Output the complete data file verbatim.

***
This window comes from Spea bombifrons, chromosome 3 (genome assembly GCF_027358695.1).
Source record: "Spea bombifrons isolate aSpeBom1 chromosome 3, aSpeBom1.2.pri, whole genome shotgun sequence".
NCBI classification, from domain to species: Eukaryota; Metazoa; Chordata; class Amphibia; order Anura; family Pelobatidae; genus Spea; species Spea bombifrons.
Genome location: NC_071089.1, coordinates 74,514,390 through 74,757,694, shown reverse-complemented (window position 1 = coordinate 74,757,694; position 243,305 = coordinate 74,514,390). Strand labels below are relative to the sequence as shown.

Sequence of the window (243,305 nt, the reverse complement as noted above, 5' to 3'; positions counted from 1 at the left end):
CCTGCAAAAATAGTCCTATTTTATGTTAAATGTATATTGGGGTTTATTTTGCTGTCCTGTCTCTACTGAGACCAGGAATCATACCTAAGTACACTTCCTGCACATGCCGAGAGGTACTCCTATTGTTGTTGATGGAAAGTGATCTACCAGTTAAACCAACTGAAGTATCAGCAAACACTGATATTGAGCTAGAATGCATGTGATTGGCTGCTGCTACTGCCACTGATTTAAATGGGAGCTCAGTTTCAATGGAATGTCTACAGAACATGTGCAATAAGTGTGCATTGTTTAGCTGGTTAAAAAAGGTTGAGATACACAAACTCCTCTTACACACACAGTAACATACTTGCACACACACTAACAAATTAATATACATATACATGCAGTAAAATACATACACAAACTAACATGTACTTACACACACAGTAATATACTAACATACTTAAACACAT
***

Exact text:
This window comes from Spea bombifrons, chromosome 3 (genome assembly GCF_027358695.1).
Source record: "Spea bombifrons isolate aSpeBom1 chromosome 3, aSpeBom1.2.pri, whole genome shotgun sequence".
NCBI classification, from domain to species: Eukaryota; Metazoa; Chordata; class Amphibia; order Anura; family Pelobatidae; genus Spea; species Spea bombifrons.
Genome location: NC_071089.1, coordinates 74,514,390 through 74,757,694, shown reverse-complemented (window position 1 = coordinate 74,757,694; position 243,305 = coordinate 74,514,390). Strand labels below are relative to the sequence as shown.

Sequence of the window (243,305 nt, the reverse complement as noted above, 5' to 3'; positions counted from 1 at the left end):
CCTGCAAAAATAGTCCTATTTTATGTTAAATGTATATTGGGGTTTATTTTGCTGTCCTGTCTCTACTGAGACCAGGAATCATACCTAAGTACACTTCCTGCACATGCCGAGAGGTACTCCTATTGTTGTTGATGGAAAGTGATCTACCAGTTAAACCAACTGAAGTATCAGCAAACACTGATATTGAGCTAGAATGCATGTGATTGGCTGCTGCTACTGCCACTGATTTAAATGGGAGCTCAGTTTCAATGGAATGTCTACAGAACATGTGCAATAAGTGTGCATTGTTTAGCTGGTTAAAAAAGGTTGAGATACACAAACTCCTCTTACACACACAGTAACATACTTGCACACACACTAACAAATTAATATACATATACATGCAGTAAAATACATACACAAACTAACATGTACTTACACACACAGTAATATACTAACATACTTAAACACAT